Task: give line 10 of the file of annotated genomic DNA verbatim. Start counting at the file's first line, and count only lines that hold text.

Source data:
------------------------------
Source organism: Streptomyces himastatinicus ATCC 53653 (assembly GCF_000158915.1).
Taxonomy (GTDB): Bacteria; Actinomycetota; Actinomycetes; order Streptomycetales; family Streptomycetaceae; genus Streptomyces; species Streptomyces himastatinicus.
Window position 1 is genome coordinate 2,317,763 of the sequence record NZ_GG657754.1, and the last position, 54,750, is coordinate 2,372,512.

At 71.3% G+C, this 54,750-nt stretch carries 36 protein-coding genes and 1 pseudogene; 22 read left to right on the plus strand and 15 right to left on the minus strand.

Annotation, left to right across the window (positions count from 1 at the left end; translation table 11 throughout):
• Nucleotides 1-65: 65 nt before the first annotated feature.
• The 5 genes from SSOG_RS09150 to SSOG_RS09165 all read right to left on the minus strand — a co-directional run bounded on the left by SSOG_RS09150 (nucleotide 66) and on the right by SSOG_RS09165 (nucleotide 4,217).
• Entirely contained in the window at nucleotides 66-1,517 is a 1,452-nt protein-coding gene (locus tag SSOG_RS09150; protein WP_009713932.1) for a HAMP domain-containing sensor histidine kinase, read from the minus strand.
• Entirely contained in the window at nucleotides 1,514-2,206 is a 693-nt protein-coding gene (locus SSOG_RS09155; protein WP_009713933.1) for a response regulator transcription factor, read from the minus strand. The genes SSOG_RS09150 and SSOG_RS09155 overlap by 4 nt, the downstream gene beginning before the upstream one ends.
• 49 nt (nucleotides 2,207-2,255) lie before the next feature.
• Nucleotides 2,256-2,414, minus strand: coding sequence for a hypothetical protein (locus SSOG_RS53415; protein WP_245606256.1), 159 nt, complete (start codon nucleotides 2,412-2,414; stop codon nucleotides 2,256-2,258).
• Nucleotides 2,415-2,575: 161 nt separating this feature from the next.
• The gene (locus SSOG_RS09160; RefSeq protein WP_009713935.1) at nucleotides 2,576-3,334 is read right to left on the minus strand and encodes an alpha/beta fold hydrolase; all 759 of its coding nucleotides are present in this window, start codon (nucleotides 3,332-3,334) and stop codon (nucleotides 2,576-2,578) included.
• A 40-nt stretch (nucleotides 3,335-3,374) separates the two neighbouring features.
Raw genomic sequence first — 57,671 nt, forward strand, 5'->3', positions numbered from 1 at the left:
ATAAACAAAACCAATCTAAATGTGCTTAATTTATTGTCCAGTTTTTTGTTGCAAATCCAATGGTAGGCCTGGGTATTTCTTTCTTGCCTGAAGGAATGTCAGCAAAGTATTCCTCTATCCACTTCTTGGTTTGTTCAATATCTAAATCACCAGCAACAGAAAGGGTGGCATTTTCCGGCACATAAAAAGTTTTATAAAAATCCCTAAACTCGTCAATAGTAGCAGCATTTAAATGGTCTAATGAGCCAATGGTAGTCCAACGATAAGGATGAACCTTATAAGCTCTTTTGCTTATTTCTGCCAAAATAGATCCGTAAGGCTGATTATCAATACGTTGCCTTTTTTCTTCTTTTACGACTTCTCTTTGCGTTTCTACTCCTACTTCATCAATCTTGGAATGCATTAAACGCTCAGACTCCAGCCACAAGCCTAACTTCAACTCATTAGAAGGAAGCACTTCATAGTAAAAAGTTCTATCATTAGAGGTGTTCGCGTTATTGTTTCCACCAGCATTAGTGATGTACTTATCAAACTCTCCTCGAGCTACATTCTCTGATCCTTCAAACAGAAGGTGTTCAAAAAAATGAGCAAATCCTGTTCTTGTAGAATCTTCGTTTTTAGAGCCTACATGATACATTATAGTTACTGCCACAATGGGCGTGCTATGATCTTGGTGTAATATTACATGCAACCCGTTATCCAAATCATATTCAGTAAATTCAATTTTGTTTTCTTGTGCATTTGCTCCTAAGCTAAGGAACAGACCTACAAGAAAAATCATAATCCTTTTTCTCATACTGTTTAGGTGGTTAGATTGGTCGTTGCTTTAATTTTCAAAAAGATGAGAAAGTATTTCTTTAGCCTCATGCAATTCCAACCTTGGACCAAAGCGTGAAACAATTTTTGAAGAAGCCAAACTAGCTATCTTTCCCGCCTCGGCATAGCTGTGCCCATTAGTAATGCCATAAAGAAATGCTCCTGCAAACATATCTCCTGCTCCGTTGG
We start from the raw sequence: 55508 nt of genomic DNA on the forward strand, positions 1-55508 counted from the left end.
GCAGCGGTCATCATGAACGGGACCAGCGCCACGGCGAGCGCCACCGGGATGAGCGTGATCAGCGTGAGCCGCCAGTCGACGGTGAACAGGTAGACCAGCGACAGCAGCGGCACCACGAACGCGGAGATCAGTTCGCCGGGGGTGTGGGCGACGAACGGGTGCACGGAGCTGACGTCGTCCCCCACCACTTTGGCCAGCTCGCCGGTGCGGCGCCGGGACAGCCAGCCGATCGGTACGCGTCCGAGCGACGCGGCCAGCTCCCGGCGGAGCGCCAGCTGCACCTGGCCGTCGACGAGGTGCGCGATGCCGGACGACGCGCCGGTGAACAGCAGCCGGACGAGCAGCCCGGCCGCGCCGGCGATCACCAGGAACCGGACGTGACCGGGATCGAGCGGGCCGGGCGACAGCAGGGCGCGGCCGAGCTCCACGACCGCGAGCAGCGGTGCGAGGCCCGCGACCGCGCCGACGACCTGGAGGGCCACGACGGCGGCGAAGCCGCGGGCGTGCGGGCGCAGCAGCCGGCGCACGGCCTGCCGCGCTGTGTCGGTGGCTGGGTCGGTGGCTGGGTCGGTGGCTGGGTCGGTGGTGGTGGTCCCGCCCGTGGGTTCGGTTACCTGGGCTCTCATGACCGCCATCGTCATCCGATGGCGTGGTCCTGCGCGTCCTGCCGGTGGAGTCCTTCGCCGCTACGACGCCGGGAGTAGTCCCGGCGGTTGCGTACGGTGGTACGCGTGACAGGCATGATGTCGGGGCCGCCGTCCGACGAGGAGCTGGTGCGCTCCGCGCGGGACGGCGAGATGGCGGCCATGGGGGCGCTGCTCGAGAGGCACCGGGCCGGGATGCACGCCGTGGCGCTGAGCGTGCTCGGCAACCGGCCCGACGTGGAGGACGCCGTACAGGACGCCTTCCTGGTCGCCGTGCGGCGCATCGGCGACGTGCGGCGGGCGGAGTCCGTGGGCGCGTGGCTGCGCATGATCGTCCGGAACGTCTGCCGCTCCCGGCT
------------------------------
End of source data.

• 49 nt (nucleotides 2,207-2,255) lie before the next feature.